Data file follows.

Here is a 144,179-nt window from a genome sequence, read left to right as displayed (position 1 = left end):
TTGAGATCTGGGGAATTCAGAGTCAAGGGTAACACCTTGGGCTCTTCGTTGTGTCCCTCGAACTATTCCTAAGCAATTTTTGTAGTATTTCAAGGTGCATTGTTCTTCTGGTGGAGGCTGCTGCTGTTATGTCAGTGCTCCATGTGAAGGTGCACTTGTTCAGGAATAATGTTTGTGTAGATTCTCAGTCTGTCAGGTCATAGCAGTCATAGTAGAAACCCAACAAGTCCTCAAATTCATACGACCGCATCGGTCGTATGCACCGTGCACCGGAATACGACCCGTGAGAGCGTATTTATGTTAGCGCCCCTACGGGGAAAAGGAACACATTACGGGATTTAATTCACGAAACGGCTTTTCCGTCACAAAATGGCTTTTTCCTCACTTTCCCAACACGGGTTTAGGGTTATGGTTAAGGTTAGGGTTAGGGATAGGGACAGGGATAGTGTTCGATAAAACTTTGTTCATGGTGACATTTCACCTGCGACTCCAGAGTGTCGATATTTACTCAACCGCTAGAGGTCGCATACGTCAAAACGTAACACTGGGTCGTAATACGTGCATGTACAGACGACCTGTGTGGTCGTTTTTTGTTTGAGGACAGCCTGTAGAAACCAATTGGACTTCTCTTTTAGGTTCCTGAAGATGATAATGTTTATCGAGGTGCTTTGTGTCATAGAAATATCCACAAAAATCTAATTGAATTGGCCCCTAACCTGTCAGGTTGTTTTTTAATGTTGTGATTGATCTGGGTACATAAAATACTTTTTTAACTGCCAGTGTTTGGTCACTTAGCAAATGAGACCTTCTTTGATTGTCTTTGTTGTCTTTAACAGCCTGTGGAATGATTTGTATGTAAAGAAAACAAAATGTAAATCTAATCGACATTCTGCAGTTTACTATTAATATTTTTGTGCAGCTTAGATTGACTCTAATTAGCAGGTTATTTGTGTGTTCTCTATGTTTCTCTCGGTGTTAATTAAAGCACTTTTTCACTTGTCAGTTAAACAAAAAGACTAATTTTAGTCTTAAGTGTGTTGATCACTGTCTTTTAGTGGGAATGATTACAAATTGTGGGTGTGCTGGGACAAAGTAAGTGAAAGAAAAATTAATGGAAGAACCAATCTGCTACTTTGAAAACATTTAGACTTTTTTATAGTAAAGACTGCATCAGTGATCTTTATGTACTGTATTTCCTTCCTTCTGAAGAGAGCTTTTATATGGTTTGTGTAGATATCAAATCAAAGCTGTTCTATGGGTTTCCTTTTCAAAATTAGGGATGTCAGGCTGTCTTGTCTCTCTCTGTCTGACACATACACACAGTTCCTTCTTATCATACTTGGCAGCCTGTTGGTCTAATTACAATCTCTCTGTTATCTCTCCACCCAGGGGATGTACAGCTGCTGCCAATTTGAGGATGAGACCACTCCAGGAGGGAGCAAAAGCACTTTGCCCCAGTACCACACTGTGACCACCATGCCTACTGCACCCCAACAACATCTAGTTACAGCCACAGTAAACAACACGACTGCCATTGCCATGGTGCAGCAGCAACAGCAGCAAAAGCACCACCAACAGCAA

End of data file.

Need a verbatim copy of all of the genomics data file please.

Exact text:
Here is a 144,179-nt window from a genome sequence, read left to right as displayed (position 1 = left end):
TTGAGATCTGGGGAATTCAGAGTCAAGGGTAACACCTTGGGCTCTTCGTTGTGTCCCTCGAACTATTCCTAAGCAATTTTTGTAGTATTTCAAGGTGCATTGTTCTTCTGGTGGAGGCTGCTGCTGTTATGTCAGTGCTCCATGTGAAGGTGCACTTGTTCAGGAATAATGTTTGTGTAGATTCTCAGTCTGTCAGGTCATAGCAGTCATAGTAGAAACCCAACAAGTCCTCAAATTCATACGACCGCATCGGTCGTATGCACCGTGCACCGGAATACGACCCGTGAGAGCGTATTTATGTTAGCGCCCCTACGGGGAAAAGGAACACATTACGGGATTTAATTCACGAAACGGCTTTTCCGTCACAAAATGGCTTTTTCCTCACTTTCCCAACACGGGTTTAGGGTTATGGTTAAGGTTAGGGTTAGGGATAGGGACAGGGATAGTGTTCGATAAAACTTTGTTCATGGTGACATTTCACCTGCGACTCCAGAGTGTCGATATTTACTCAACCGCTAGAGGTCGCATACGTCAAAACGTAACACTGGGTCGTAATACGTGCATGTACAGACGACCTGTGTGGTCGTTTTTTGTTTGAGGACAGCCTGTAGAAACCAATTGGACTTCTCTTTTAGGTTCCTGAAGATGATAATGTTTATCGAGGTGCTTTGTGTCATAGAAATATCCACAAAAATCTAATTGAATTGGCCCCTAACCTGTCAGGTTGTTTTTTAATGTTGTGATTGATCTGGGTACATAAAATACTTTTTTAACTGCCAGTGTTTGGTCACTTAGCAAATGAGACCTTCTTTGATTGTCTTTGTTGTCTTTAACAGCCTGTGGAATGATTTGTATGTAAAGAAAACAAAATGTAAATCTAATCGACATTCTGCAGTTTACTATTAATATTTTTGTGCAGCTTAGATTGACTCTAATTAGCAGGTTATTTGTGTGTTCTCTATGTTTCTCTCGGTGTTAATTAAAGCACTTTTTCACTTGTCAGTTAAACAAAAAGACTAATTTTAGTCTTAAGTGTGTTGATCACTGTCTTTTAGTGGGAATGATTACAAATTGTGGGTGTGCTGGGACAAAGTAAGTGAAAGAAAAATTAATGGAAGAACCAATCTGCTACTTTGAAAACATTTAGACTTTTTTATAGTAAAGACTGCATCAGTGATCTTTATGTACTGTATTTCCTTCCTTCTGAAGAGAGCTTTTATATGGTTTGTGTAGATATCAAATCAAAGCTGTTCTATGGGTTTCCTTTTCAAAATTAGGGATGTCAGGCTGTCTTGTCTCTCTCTGTCTGACACATACACACAGTTCCTTCTTATCATACTTGGCAGCCTGTTGGTCTAATTACAATCTCTCTGTTATCTCTCCACCCAGGGGATGTACAGCTGCTGCCAATTTGAGGATGAGACCACTCCAGGAGGGAGCAAAAGCACTTTGCCCCAGTACCACACTGTGACCACCATGCCTACTGCACCCCAACAACATCTAGTTACAGCCACAGTAAACAACACGACTGCCATTGCCATGGTGCAGCAGCAACAGCAGCAAAAGCACCACCAACAGCAA